That’s all very pretty, but without bypass weirs, when a boat is going down the flight, it can raise the water level in each lock - and the pound above it - by a good six inches. And when the crew of said boat are as slick and efficient as we have become over the years, unless we purposefully slow things down, the towpath below us can, to say the least, become a bit swampy. Local dog walkers in soggy casual shoes have been known to complain. It all sorts itself out at the bottom though as the little River Tove crosses the canal, taking any excess water with it down the overflow sluices. We stopped in the last but one lock while it settled down and while Dave transhipped some tools from the engine room to the car which we’d put in the very nice car park, then moored up at the bottom while he went back and did an oil change. After lunch we carried on to Cosgrove and moored up just after the Gothic bridge.


Strangely, no-one quite knows why such an ornate and clearly expensive bridge was built here. This, from the Cosgrove History website appears to be the closest anyone has got;

 

In 1800 the two halves of the Grand
Junction Canal met here. Construction began at Brentford in Middlesex and
Braunston, Northamptonshire. It is said that a certain Colonel Solmons, 'Lord of
the Manor', agreed to the cutting of the canal on condition that he was allowed
to erect the necessary bridge. However the Lord of the Manor at this time was
George Biggin Esq., whose residence, Cosgrove Priory, is in sight of the bridge.
The proximity may explain the bridge's unusually ornamental appearance.
 

Whatever the reason, it’s a lovely unique thing, and has survived a long and arduous life.

We took the car to Campbell Park in Milton Keynes the next morning and cycled back across the city to Cosgrove, using the CycleStreets app to navigate our way along the Redways and underpasses. Dave got a bit stressed because he hadn’t charged his phone, and he had visions of us of getting lost for weeks in the MK concrete jungle, but it was fine and we got back to Legend without once touching a road. MK gets an unfair bad press sometimes. Yes it’s all artificial, with it’s road grid and roundabouts and man-made parks, but what is natural about the countryside that we all know and love? It might look pretty with it’s fields and sheep and cattle, but when all's said and done, it’s just a great big man made food factory.  At least Milton Keynes is honest about it.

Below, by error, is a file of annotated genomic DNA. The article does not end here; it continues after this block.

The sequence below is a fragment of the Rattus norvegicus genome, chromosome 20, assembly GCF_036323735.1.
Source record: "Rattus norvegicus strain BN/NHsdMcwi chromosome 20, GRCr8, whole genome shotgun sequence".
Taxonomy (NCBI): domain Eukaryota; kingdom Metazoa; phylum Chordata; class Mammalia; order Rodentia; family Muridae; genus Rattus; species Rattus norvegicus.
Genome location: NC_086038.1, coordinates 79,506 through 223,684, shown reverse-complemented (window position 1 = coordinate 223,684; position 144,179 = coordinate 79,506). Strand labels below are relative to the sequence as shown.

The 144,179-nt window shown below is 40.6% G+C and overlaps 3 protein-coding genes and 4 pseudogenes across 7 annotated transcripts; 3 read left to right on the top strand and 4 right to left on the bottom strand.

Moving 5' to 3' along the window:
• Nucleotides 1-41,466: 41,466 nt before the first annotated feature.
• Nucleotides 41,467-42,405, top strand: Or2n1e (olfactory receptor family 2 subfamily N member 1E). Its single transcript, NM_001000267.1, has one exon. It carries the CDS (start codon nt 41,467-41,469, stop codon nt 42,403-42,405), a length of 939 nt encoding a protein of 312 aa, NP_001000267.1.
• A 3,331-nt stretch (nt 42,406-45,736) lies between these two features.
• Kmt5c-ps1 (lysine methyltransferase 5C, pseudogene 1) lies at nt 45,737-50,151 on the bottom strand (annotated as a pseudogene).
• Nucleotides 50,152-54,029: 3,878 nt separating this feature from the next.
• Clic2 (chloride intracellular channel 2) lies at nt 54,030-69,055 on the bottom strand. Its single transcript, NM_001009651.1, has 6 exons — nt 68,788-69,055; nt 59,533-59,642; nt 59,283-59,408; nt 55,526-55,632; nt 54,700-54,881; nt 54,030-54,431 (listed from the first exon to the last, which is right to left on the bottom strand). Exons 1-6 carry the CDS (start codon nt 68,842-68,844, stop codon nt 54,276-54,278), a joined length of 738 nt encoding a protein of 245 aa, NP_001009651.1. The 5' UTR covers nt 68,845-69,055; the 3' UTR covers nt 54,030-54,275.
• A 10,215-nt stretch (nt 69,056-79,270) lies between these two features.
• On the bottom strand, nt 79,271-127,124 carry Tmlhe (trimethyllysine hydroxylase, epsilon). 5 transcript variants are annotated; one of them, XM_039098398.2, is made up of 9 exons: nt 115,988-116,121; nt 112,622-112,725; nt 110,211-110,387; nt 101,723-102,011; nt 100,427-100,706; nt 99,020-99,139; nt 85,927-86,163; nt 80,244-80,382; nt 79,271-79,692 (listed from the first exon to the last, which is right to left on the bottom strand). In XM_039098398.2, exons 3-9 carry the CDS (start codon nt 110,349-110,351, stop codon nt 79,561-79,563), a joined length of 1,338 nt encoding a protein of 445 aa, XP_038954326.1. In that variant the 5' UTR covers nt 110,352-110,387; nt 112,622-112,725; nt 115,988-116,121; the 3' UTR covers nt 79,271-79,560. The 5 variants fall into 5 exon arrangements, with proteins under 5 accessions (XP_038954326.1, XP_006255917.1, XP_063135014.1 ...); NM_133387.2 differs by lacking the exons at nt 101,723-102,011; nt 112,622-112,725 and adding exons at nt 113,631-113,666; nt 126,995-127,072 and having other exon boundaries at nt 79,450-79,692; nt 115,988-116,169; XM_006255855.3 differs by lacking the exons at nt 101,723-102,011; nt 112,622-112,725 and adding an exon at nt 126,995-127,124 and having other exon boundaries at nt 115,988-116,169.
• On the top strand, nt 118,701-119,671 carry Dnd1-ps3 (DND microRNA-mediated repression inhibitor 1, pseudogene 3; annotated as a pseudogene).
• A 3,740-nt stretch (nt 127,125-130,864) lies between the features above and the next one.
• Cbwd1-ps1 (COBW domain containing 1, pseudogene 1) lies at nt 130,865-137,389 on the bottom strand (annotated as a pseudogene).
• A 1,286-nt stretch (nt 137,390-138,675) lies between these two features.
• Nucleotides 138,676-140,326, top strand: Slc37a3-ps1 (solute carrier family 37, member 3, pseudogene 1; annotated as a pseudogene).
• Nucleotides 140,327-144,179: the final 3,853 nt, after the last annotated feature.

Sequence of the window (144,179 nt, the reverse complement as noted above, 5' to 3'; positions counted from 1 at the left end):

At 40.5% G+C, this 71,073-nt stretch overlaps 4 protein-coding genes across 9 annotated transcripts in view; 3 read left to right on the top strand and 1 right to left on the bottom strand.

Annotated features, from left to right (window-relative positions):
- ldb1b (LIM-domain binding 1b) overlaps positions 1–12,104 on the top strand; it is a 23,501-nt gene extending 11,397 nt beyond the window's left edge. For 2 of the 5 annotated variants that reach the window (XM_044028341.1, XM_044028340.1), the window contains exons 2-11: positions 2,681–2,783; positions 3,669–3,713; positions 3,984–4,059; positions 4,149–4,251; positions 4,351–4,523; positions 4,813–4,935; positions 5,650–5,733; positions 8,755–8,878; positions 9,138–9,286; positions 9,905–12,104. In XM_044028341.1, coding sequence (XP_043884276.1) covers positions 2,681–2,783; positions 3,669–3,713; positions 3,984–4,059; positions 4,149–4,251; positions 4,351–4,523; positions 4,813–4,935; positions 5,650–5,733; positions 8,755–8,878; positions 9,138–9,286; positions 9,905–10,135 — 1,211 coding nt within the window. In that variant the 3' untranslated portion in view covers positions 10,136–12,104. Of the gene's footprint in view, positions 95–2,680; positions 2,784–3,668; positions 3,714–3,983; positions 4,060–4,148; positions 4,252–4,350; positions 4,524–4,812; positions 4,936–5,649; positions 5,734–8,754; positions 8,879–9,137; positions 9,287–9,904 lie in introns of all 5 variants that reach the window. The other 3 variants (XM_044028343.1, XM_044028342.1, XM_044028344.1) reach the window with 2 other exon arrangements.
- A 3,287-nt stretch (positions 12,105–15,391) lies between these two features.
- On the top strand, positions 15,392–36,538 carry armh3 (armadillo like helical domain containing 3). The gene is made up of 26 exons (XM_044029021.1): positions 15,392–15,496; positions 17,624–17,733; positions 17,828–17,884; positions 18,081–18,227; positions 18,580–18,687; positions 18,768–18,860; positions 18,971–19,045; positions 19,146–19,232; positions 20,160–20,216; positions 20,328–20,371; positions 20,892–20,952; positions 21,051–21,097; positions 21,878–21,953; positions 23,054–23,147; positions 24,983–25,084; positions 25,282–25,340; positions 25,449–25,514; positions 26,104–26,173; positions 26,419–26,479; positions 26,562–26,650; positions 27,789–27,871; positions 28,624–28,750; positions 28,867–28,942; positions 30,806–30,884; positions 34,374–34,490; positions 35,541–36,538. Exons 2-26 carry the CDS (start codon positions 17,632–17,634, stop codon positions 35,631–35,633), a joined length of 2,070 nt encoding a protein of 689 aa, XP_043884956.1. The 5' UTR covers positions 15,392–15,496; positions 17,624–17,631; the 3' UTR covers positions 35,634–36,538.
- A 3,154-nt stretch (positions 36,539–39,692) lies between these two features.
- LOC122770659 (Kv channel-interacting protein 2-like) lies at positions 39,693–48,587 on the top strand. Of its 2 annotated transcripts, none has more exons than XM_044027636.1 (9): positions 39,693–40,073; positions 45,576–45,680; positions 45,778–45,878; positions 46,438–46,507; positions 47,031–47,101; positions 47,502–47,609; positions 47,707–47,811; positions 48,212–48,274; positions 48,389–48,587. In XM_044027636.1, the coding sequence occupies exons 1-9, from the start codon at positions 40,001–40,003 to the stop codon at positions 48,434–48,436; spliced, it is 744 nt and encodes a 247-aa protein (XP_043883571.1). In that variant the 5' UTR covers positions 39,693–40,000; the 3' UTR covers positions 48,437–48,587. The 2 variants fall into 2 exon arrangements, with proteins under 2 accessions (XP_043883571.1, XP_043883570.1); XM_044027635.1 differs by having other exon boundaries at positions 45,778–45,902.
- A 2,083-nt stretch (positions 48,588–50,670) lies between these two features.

Back at Legend we pulled the pins and had a chilly afternoon chugging our way down across the Great Ouse aqueduct, through Wolverton and following the canal on it’s course along the northern edge of Milton Keynes. We were heading for Campbell park, but after lots of tick over cruising past all the moored boats we ran out of enthusiasm and daylight at Bolbeck park and moored up opposite the iron Shire Horse statue on the Gyosei Art Trail.


All the way through the city there’s no shortage of places to moor and the canal is always just a step away from MK’s huge network of cycle-ways and footpaths, quite literally on the other side of the hedge. Because of that the actual towpath sees very little footfall. You are aware that you’re moored in a city; outside the boat there is all the usual road noise and hubub of urban sprawl, but the only people to walk past your window are the occupants of the nearby boats, making it feel very quiet and safe. This was the fourth time we’d visited Milton Keynes and we’ve always felt happy here.

Wednesday 8 November 2023

King’s lock to Buckby. Grand Union Canal (Leicester Section).

While Ann-Marie was still in Nottingham, Dave had another day single handing up the 18 locks to Newton Harcourt.



For a few of them he was joined by Pam and Keith, a Kiwi couple on Nb Kune Kune, so that made things easier. They tied up at Kilby Bridge but fortunately after the next couple of locks, a local chap called Vinny gave Dave a hand, which he very much appreciated. Some of the bottom gates were inclined to swing back open after he’d shut them; the way to stop that happening is to hold the gate shut and slightly open a top paddle till the water keeps it shut, and obviously that’s a lot easier with two people. You can do it on your own by opening the top paddle then running back to shut the gate, but it doesn’t do the lock any good and it looks like panic.